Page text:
NORTH KOREA NEWSLETTER NO. 61 (July 2, 2009) |
*** NEWS IN BRIEF (Part 1)
N. Korea Vows 'Do-or-die' Labor Campaign to Revive Economy
SEOUL (Yonhap) -- North Korea on June 25 vowed a do-or-die labor campaign to build a strong, prosperous nation by 2012 under the baton of leader Kim Jong-il, amid growing outside skepticism about the North's economic plans.
North Korea has been dependent on international food aid, mainly from South Korea and China, to feed its 24 million people. But the conservative Seoul government cut off its decade-long rice and fertilizer aid to the North last year, which also faces new U.N. sanctions over its recent nuclear test.
State media said Kim has visited about 100 places over the past six months since Dec. 24, when he revived an aged labor movement with a trip to a steel factory. The so-called Chollima movement was launched in 1958 by his father and North Korean founder Kim Il-sung to rebuild the country out of the rubble of the Korean War and continued through the early 1970s.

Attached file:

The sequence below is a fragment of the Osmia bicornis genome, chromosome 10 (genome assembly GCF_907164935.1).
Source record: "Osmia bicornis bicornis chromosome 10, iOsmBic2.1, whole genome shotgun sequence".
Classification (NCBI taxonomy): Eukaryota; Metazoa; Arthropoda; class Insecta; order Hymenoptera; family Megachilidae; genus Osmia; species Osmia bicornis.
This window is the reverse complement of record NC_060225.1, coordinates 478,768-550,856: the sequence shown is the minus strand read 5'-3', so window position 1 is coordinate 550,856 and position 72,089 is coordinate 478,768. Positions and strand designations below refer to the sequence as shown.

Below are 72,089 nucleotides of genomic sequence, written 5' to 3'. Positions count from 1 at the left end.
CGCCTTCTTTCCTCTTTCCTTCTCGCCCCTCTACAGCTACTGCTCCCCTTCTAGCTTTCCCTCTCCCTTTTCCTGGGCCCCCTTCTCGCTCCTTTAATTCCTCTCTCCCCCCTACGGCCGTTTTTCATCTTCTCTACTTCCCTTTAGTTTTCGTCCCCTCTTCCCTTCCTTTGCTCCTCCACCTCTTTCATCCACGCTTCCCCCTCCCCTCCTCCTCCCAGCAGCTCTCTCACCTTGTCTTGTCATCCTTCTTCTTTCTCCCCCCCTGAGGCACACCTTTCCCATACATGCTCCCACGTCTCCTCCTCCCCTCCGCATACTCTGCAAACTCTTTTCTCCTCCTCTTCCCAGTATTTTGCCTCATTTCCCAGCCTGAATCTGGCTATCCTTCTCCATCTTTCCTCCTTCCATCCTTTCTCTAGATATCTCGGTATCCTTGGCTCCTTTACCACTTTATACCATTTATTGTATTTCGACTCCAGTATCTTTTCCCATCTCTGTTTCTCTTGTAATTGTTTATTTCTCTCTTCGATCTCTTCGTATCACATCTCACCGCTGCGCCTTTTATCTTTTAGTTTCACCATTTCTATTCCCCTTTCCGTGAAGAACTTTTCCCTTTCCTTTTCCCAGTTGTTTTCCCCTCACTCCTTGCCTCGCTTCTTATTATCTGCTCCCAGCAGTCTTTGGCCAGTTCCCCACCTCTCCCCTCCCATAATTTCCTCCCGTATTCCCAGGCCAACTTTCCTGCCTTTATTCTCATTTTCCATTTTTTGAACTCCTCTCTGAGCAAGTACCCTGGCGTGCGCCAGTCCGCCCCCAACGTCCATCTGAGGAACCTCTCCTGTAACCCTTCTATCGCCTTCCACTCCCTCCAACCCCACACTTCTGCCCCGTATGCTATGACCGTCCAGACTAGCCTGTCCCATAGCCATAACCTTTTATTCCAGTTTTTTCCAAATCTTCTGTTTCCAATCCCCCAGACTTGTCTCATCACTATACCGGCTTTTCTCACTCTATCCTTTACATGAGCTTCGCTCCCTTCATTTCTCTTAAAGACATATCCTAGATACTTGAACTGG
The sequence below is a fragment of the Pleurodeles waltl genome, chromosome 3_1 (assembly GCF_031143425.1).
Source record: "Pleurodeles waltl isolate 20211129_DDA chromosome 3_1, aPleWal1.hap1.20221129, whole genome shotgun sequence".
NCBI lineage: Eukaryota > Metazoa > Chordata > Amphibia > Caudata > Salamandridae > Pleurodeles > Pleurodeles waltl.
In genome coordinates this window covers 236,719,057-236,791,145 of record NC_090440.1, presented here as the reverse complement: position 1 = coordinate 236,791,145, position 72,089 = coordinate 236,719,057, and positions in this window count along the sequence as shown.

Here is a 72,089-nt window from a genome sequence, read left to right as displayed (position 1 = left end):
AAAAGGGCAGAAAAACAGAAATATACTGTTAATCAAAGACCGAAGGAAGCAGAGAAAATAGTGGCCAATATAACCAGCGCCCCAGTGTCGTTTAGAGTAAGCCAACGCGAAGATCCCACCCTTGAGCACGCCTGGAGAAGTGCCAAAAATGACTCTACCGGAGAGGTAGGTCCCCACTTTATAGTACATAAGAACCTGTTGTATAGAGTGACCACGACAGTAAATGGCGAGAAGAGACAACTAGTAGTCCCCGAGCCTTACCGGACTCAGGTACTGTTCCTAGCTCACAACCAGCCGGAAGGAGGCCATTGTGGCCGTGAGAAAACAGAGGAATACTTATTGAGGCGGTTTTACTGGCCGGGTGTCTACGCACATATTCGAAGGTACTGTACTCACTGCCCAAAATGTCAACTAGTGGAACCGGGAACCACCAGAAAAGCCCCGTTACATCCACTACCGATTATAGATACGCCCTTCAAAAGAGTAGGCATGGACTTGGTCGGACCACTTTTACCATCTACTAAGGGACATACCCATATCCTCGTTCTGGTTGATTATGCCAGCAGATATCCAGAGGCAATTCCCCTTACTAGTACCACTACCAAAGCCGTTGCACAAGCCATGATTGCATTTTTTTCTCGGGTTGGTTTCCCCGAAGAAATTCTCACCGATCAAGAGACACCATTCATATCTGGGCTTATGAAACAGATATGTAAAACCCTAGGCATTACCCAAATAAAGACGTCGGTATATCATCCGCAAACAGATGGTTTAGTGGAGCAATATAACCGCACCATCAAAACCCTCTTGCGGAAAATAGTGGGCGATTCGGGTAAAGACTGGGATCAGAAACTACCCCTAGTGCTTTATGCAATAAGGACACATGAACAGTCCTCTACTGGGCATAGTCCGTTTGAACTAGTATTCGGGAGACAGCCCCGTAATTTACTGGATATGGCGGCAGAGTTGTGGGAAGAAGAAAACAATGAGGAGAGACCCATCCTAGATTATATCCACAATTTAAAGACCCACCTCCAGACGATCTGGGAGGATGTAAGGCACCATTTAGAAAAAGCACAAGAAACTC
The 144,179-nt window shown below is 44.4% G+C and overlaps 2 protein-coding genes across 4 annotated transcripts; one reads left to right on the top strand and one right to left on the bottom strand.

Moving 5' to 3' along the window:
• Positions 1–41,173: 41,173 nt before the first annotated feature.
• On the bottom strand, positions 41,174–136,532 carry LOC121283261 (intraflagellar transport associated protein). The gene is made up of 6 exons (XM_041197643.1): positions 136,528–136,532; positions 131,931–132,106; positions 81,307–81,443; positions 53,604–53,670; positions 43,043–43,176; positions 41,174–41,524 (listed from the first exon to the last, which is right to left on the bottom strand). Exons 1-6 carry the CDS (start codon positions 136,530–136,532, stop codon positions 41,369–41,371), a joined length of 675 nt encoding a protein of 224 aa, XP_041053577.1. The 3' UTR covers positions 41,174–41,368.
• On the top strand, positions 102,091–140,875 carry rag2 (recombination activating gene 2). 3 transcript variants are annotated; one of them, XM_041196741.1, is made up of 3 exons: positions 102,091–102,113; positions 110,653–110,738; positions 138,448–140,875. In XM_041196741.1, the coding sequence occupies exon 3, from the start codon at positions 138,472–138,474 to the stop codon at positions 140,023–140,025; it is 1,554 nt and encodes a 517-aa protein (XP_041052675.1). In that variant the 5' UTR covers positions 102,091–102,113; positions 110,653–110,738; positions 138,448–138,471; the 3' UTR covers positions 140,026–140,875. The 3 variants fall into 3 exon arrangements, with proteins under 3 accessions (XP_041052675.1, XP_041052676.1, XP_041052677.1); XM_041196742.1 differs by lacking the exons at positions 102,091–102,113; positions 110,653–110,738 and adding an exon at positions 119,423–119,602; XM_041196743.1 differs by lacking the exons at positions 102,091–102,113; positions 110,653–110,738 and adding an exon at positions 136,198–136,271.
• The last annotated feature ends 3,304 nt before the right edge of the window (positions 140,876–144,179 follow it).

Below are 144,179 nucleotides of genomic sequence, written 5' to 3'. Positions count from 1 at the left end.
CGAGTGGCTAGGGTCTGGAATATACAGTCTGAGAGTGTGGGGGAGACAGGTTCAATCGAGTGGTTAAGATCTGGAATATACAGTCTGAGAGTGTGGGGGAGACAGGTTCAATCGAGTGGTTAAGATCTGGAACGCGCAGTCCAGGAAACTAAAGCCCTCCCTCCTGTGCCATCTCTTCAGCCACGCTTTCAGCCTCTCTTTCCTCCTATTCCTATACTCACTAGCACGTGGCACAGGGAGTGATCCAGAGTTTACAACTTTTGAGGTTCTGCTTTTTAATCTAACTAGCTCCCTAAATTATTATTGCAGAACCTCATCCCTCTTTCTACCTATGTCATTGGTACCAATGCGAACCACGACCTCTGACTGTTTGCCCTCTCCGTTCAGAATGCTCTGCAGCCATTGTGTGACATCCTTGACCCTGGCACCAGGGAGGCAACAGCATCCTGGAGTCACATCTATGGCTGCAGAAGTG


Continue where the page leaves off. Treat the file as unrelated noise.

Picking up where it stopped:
"The forced march of Great Comrade Kim Jong-il ... is a great journey (showing) his endless devotion to the nation, the revolution and the people," the (North) Korean Central Broadcasting Station, a state-run radio, said, calling the labor campaign an "all-out do-or-die battle of the entire people."
North Korea seeks to build a "strong, prosperous and powerful nation" by 2012, the centenary of Kim Il-sung's birth and when Kim Jong-il turns 70. Some analysts in Seoul speculate the North Korean leader may plan to officially declare his successor in that target year, amid reports that his third and youngest son, Jong-un, is being groomed for the position.
Adding to the labor campaign, North Korea has set a span of 150 days -- from late April to September -- to further labor productivity. State media regularly report how workers in machinery factories, coal mines and farms are outpacing their production plan under the so-called "150-day battle."
"In the flames of the all-out battle, the movement of socialist competition is gearing up with vigor and energy to achieve the production goals commissioned to each unit by all means," Radio Pyongyang said.
Former Party Director Ri Kwang-ho Dies
SEOUL (Yonhap) -- Ri Kwang-ho, who had drawn much attention as the youngest high-level bureaucrat in the Kim Jong-il era, died at the age of 50 on June 26, state media said.
"Ri, former director of the Department of Science and Education of the Central Committee of the Workers' Party of (North) Korea (WPK) and deputy to the Supreme People's Assembly (SPA), died of hepatoma on June 26," the North's official Korean Central News Agency (KCNA) said the following day, citing a state obituary.